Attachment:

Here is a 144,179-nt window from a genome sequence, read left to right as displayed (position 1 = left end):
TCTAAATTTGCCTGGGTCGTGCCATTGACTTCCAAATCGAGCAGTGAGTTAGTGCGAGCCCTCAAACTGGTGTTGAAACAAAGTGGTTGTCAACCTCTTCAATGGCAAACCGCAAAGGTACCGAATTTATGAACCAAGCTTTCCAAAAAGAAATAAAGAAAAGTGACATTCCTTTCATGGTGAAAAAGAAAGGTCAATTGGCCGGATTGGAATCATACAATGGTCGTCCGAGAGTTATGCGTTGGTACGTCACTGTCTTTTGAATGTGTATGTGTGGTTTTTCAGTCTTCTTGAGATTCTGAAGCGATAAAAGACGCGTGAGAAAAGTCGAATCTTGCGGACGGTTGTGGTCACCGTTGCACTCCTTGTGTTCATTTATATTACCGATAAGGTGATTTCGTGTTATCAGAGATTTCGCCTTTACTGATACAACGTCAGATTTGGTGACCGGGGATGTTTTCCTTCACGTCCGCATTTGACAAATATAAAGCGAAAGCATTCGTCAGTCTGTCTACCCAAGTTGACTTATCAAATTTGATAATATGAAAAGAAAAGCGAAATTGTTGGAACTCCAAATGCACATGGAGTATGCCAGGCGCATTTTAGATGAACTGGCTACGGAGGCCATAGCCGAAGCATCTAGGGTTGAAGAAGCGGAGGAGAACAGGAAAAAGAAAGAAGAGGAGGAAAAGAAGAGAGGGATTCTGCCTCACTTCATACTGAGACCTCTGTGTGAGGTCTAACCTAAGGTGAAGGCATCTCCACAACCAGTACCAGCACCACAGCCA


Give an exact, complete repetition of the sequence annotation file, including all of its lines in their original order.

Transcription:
Here is a 144,179-nt window from a genome sequence, read left to right as displayed (position 1 = left end):
TCTAAATTTGCCTGGGTCGTGCCATTGACTTCCAAATCGAGCAGTGAGTTAGTGCGAGCCCTCAAACTGGTGTTGAAACAAAGTGGTTGTCAACCTCTTCAATGGCAAACCGCAAAGGTACCGAATTTATGAACCAAGCTTTCCAAAAAGAAATAAAGAAAAGTGACATTCCTTTCATGGTGAAAAAGAAAGGTCAATTGGCCGGATTGGAATCATACAATGGTCGTCCGAGAGTTATGCGTTGGTACGTCACTGTCTTTTGAATGTGTATGTGTGGTTTTTCAGTCTTCTTGAGATTCTGAAGCGATAAAAGACGCGTGAGAAAAGTCGAATCTTGCGGACGGTTGTGGTCACCGTTGCACTCCTTGTGTTCATTTATATTACCGATAAGGTGATTTCGTGTTATCAGAGATTTCGCCTTTACTGATACAACGTCAGATTTGGTGACCGGGGATGTTTTCCTTCACGTCCGCATTTGACAAATATAAAGCGAAAGCATTCGTCAGTCTGTCTACCCAAGTTGACTTATCAAATTTGATAATATGAAAAGAAAAGCGAAATTGTTGGAACTCCAAATGCACATGGAGTATGCCAGGCGCATTTTAGATGAACTGGCTACGGAGGCCATAGCCGAAGCATCTAGGGTTGAAGAAGCGGAGGAGAACAGGAAAAAGAAAGAAGAGGAGGAAAAGAAGAGAGGGATTCTGCCTCACTTCATACTGAGACCTCTGTGTGAGGTCTAACCTAAGGTGAAGGCATCTCCACAACCAGTACCAGCACCACAGCCA